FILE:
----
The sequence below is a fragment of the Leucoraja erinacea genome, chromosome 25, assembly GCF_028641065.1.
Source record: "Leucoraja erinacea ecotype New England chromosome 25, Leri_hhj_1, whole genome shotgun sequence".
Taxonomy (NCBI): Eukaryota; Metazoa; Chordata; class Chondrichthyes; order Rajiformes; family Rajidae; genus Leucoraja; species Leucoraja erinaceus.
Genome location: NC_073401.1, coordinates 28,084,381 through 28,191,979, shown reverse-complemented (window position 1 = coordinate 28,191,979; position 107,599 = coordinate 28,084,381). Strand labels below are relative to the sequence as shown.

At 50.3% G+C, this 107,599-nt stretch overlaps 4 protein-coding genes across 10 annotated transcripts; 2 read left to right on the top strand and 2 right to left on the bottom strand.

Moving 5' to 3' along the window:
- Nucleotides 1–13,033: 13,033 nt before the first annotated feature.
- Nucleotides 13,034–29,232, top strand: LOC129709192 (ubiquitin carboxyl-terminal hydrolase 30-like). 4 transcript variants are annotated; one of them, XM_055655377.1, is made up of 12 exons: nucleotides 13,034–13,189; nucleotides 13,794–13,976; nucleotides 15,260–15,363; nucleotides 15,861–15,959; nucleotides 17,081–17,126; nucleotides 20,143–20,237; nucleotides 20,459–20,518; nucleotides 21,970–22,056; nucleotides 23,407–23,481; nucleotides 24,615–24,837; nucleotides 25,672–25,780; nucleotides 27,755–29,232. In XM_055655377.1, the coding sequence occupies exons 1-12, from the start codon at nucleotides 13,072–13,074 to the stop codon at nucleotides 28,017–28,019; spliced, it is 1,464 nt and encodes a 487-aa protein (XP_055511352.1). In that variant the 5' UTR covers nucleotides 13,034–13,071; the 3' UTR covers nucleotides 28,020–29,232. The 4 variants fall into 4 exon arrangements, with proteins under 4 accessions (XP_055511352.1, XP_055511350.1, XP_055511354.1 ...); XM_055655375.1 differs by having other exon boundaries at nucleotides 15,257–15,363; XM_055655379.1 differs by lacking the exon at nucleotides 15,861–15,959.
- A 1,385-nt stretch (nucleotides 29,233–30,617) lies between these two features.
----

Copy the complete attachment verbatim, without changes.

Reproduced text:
The sequence below is a fragment of the Leucoraja erinacea genome, chromosome 25, assembly GCF_028641065.1.
Source record: "Leucoraja erinacea ecotype New England chromosome 25, Leri_hhj_1, whole genome shotgun sequence".
Taxonomy (NCBI): Eukaryota; Metazoa; Chordata; class Chondrichthyes; order Rajiformes; family Rajidae; genus Leucoraja; species Leucoraja erinaceus.
Genome location: NC_073401.1, coordinates 28,084,381 through 28,191,979, shown reverse-complemented (window position 1 = coordinate 28,191,979; position 107,599 = coordinate 28,084,381). Strand labels below are relative to the sequence as shown.

At 50.3% G+C, this 107,599-nt stretch overlaps 4 protein-coding genes across 10 annotated transcripts; 2 read left to right on the top strand and 2 right to left on the bottom strand.

Moving 5' to 3' along the window:
- Nucleotides 1–13,033: 13,033 nt before the first annotated feature.
- Nucleotides 13,034–29,232, top strand: LOC129709192 (ubiquitin carboxyl-terminal hydrolase 30-like). 4 transcript variants are annotated; one of them, XM_055655377.1, is made up of 12 exons: nucleotides 13,034–13,189; nucleotides 13,794–13,976; nucleotides 15,260–15,363; nucleotides 15,861–15,959; nucleotides 17,081–17,126; nucleotides 20,143–20,237; nucleotides 20,459–20,518; nucleotides 21,970–22,056; nucleotides 23,407–23,481; nucleotides 24,615–24,837; nucleotides 25,672–25,780; nucleotides 27,755–29,232. In XM_055655377.1, the coding sequence occupies exons 1-12, from the start codon at nucleotides 13,072–13,074 to the stop codon at nucleotides 28,017–28,019; spliced, it is 1,464 nt and encodes a 487-aa protein (XP_055511352.1). In that variant the 5' UTR covers nucleotides 13,034–13,071; the 3' UTR covers nucleotides 28,020–29,232. The 4 variants fall into 4 exon arrangements, with proteins under 4 accessions (XP_055511352.1, XP_055511350.1, XP_055511354.1 ...); XM_055655375.1 differs by having other exon boundaries at nucleotides 15,257–15,363; XM_055655379.1 differs by lacking the exon at nucleotides 15,861–15,959.
- A 1,385-nt stretch (nucleotides 29,233–30,617) lies between these two features.